Updated at: 09/23/2013 1:36 PM
By DANIELA PETROFF and COLLEEN BARRY
(AP) MILAN - The Milan masters displayed their customary discipline, but it was the fresh perspectives of up-and-coming young designers that energized this round of Milan Fashion Week: Uma Wang’s hauntingly fresh looks, Fausto Puglisi’s vibrant edgy couture and Marco de Vincenzo’s romantic optical illusions.
Milan designers _ fierce defenders of their own creative independence _ are finding common cause in backing newcomers: fresh energy also is good for the collective. Giorgio Armani lent his space to Italian-Haitian designer Stella Jean and Dolce&Gabbana have given retail exposure to Puglisi, who hails from their beloved Sicily.
`’It’s the week of youth," Milan Fashion Chamber president Mario Boselli said ahead of Wang’s show Monday, the last day of Milan Fashion Week. `’Youth brings a certain energy."
Milan may have made its name with body-hugging tailoring, but the main design language this round was more relaxed, about draping the body in soft materials that subtly reveal the shape.
Despite the predominance of the brassiere top, these were not vamped-up collections. It came in studded leather, ironic pop-art cartoon renderings, or luxurious python bandeaus, which were almost always veiled beneath sheer fabrics or worn beneath peek-a-boo tops that stood away from the body. A belt often defined the silhouette.
Silky chiffon and organza shimmered with metallic accents in Milan, often woven into the materials to create the effect of the summer sun reflecting off the water. The softness was also expressed through next season’s palette of bleached pastels. Black, white and bold jewel tones also made appearances for contrast.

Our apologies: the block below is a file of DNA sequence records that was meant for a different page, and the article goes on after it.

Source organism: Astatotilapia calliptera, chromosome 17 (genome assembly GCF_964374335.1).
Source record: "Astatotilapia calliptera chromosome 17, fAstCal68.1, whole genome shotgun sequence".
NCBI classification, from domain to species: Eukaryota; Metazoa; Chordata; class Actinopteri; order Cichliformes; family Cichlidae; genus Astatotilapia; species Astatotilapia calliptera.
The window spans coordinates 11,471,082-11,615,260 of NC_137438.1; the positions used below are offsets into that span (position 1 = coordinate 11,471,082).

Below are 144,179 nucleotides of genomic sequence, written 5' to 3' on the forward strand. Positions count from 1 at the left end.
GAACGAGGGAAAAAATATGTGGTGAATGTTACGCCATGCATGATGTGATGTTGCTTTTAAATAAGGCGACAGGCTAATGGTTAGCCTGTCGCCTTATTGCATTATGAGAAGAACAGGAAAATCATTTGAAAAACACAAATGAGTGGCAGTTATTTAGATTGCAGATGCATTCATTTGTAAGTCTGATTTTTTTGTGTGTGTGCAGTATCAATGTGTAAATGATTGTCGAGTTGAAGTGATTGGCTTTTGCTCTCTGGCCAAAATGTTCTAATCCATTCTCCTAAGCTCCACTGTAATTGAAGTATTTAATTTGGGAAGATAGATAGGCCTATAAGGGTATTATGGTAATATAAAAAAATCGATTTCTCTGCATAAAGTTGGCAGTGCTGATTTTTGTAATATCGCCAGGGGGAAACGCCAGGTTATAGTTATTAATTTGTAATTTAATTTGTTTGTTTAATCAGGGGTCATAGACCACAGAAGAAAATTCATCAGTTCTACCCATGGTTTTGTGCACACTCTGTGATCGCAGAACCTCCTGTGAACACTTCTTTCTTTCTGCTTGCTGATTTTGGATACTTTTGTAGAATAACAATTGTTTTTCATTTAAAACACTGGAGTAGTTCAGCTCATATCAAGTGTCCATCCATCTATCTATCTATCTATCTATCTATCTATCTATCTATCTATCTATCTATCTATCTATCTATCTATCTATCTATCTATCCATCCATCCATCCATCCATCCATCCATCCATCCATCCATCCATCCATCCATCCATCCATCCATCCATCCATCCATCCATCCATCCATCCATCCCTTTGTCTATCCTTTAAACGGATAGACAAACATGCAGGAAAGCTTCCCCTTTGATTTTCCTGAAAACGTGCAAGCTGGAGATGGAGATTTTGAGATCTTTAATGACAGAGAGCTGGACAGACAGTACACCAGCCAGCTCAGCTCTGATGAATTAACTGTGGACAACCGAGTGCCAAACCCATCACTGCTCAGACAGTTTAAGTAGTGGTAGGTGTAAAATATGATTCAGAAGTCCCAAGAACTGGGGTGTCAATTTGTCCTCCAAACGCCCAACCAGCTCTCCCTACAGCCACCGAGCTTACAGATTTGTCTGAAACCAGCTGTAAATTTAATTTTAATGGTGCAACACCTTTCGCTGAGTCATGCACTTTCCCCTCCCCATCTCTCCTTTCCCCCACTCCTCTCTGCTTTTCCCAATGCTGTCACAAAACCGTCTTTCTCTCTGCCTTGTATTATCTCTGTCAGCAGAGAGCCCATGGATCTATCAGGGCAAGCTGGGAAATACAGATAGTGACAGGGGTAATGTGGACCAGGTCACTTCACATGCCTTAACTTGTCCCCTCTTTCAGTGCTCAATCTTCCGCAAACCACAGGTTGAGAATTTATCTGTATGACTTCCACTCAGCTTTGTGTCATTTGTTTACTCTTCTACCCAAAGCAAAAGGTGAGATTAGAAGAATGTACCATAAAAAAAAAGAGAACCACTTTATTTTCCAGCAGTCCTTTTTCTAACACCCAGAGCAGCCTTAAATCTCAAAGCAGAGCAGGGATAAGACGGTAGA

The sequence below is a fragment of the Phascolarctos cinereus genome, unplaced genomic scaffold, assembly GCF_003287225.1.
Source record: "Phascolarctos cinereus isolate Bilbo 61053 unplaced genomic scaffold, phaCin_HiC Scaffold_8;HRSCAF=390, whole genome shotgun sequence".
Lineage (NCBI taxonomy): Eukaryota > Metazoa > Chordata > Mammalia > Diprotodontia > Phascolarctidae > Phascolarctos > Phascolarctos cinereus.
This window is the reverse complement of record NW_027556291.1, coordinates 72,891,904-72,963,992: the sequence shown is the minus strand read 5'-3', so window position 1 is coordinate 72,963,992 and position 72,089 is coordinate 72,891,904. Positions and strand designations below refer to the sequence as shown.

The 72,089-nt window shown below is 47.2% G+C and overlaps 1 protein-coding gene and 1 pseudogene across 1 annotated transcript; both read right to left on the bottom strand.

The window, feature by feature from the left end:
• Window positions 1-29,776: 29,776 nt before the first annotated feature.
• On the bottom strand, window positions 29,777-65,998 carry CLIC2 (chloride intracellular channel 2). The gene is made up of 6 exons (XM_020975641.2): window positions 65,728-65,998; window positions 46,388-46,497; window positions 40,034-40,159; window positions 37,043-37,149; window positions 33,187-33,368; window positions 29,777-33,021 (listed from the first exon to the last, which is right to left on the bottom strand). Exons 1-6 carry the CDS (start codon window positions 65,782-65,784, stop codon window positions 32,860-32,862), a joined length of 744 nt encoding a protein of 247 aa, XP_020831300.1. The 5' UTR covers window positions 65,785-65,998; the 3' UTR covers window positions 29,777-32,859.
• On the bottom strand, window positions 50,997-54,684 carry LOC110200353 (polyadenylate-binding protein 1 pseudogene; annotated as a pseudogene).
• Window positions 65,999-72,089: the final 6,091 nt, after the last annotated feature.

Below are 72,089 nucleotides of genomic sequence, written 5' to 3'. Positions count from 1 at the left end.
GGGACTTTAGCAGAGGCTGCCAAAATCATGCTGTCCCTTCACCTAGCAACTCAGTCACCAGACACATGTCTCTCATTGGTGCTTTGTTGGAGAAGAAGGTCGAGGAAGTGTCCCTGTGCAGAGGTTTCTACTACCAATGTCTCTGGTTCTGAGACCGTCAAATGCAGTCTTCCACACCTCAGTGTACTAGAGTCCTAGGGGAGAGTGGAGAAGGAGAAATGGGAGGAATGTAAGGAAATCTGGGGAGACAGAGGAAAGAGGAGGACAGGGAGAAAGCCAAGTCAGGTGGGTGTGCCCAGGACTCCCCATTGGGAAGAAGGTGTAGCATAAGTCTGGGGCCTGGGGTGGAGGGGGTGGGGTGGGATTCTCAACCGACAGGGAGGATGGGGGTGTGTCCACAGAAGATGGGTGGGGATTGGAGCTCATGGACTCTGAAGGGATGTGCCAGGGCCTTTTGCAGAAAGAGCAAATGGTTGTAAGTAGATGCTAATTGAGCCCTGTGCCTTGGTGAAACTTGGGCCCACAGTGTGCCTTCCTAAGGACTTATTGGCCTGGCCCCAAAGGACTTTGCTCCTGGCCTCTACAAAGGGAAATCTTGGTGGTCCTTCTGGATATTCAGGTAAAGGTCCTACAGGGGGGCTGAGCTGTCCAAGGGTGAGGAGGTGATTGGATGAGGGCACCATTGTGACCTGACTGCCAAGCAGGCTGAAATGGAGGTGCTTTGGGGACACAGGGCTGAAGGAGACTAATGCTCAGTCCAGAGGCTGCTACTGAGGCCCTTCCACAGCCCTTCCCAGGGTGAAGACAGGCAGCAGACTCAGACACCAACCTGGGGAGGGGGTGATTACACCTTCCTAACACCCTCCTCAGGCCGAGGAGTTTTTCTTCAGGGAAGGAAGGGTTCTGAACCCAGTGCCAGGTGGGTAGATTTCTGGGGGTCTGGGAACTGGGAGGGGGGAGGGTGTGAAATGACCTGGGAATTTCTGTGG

The fashion in Milan this season was very much a battle between minimalists and non-minimalists. While some designers hued to the clean lines, many employed ruffles, bustles and pleats for flair. And there was no shortage of sequins, beads or metallic studs.
And even the most feminine collections had sporty references: athletic stripes, visors, tube socks, jogging shorts, tank tops and trekking shoes. The 1950s swimsuit, ostensibly modest, left the poolside and headed for the street.
After several seasons of high-rise footwear, shoes came down to Earth. Most of the looks were sandals, and elaborately decorated trekking styles were also a favorite.
Bags _ bread-and-butter items for most of these fashion houses _ came in every shape and size, although the fold-over purse was a favorite.
Makeup was minimalist, maybe a shimmering eyelid, with red lipstick for the more daring looks. Hair was almost always long and straight, as if combed back after a swim.
Giorgio Armani not only summed up next summer’s diaphanous look, he perfected it.
The designer, whose relaxed styles have caressed rather than grabbed the body for over three decades, used different lightweight fabrics to create shadowy layers for summer 2014. He also mixed silks and knits to create a pale shimmering effect.